JavaScript Algorithms and Data Structures Projects - Caesars Cipher

Tell us what’s happening:
I’m trying to find out why my special character regex isn’t working.
I’ve tried a lot of different regex patterns here but none seem to work on the whitespaces and special characters.

Is there something that blocks me from using regex here?
I can get code working by hard coding all the special characters in tests but that surely is not what is sought after.

Your code so far

function rot13(str) {
  //create variables for alphabet and empty string
  let alphabet = "ABCDEFGHIJKLMNOPQRSTUVWXYZ";
  let deciphered = "";
  //added regex variable for readability
  let specialsRegex = /[^A-Z]/g

  //loop through the string and find letter location on alphabet
  for (let i = 0; i < str.length; i++) {
  //add spaces or other special characters (figured out I should be able to use regex here)
    if (str[i] == specialsRegex) {
      deciphered += str[i];
    }
    for (let j = 0; j < alphabet.length; j++) {
      if (str[i] === alphabet[j]) {
        if (j + 13 < alphabet.length) {
          deciphered += alphabet[j + 13];
        } else {
          deciphered += alphabet[j - 13];
        }
      }
    }
  }
  
  console.log(deciphered)
  
  return deciphered;
}

rot13("SERR PBQR PNZC");
rot13("SERR CVMMN!");
rot13("SERR YBIR?");
rot13("GUR DHVPX OEBJA SBK WHZCF BIRE GUR YNML QBT.");

Your browser information:

User Agent is: Mozilla/5.0 (Windows NT 10.0; Win64; x64) AppleWebKit/537.36 (KHTML, like Gecko) Chrome/108.0.0.0 Safari/537.36

Challenge: JavaScript Algorithms and Data Structures Projects - Caesars Cipher

Link to the challenge:

    if (str[i] == specialsRegex) {

The line above is checking where a character in the string is equal to a regular expression. These will NEVER be equal. What did you think this was checking or hoping to check?

Hello.
I have run your code and found this line,

if (str[i] == specialsRegex)

to be the root problem.

Before seeing the solution, try to understand why it is not working out.

Logging the value of variables will always help you to see what’s going on, i.e., using console.log().

You are comparing a String ("some text") with a RegExp object (/[^A-Z]/g).
The end result of such comparison will always be false.

TIP: Strings have a method called match. Regular expressions have a method called test. One or the other can help you achieve what you need.

I thought that would check if the value in str[i] would be found in the regex as the loops do.

But why? str[i] having a value of space is outside of the regex boundaries.
Shouldn’t that evaluate to true?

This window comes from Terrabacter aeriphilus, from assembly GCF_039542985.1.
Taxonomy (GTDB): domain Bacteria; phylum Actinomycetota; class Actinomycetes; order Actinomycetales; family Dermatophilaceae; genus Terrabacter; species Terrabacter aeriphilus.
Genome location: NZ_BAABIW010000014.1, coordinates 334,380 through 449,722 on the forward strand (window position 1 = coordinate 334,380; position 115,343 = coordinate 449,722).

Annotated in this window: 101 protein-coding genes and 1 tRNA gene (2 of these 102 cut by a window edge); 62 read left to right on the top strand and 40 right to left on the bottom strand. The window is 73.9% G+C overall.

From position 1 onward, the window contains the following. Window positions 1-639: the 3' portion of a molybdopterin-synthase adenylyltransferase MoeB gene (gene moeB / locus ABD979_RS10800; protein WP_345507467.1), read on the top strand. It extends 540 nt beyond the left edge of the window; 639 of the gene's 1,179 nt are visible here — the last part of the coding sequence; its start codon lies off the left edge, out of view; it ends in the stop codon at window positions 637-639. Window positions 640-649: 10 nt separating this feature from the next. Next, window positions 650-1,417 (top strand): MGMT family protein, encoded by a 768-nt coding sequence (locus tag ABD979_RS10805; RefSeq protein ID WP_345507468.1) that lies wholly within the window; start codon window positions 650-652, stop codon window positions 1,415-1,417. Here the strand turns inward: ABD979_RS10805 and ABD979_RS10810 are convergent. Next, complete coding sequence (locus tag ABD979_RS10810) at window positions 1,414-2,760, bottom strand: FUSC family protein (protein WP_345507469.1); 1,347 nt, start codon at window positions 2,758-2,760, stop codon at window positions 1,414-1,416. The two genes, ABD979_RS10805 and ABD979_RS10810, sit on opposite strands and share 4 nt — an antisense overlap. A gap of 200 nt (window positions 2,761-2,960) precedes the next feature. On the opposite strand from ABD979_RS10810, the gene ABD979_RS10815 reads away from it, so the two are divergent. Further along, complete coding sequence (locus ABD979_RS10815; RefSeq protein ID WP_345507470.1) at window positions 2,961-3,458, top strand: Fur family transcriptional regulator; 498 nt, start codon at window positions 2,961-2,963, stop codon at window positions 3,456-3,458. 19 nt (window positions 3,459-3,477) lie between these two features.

Is str[i] a regular expression? If it is a string, then it will never be a regular expression, even if it may match one.

1 Like

It returns false because you are comparing different data types. You are asking: is this string equal to this regular expression object?

Try to console.log():
String == RegExp
String == Array
String == Number

@andrebdinis

It is great that you solved the challenge, but instead of just giving a solution, it is best to stay focused on answering the original poster’s question(s) and help guide them with hints and suggestions to solve their own issues with the challenge.

We are trying to cut back on the number of spoiler solutions found on the forum and instead focus on helping other campers with their questions and definitely not posting full working solutions.

1 Like

I’ve solved the challenge but I kind of had to resort in hard coding some regex cases.

I was not able to make a single regex that would cover:
1 555-555-5555 = true
1 (555) 555-5555 = true
1(555)555-5555 = true
1 555 555 5555 = true
1 555)555-5555 = false

So I made regex cases:

//1 555 555 5555
/(?:^1\(\d{3}\)\d{3}\-\d{4})/,

//1 (555) 555-5555
/^1 \(\d{3}\) \d{3}\-\d{4}/,

//1 555-555-5555
/^1 \d{3}\-\d{3}\-\d{4}/

It makes me feel like I took a shortcut there and I’m really interested in getting some advice what should I do to match more cases.
I’m sure there is a way to cover all the example cases I mentioned with a single regex because at one point I only had one test case left to tackle but the regex got so complicated I totally lost track what happens when and where.

this in itself is a reason not to bother with “one regex to rule them all”! (I hope you are a Lord of the Rings fan…)

You can use the or character | to separate different groups or you can use lookaheads but in the end, if your regex is unreadable to you, then that is not useful.

1 Like

@antisankari Please do not ask a question that is for another challenge on the same thread. Please start another topic for your other challenge question.

Thank you.

Oh man, sorry. I didn’t mean to mix things up.
I mixed up the threads as both of the last threads handle regex.

No worries. When users are searching for help with specific challenges, the topic title is a key part of that search.

Roger that. I will rectify my answer.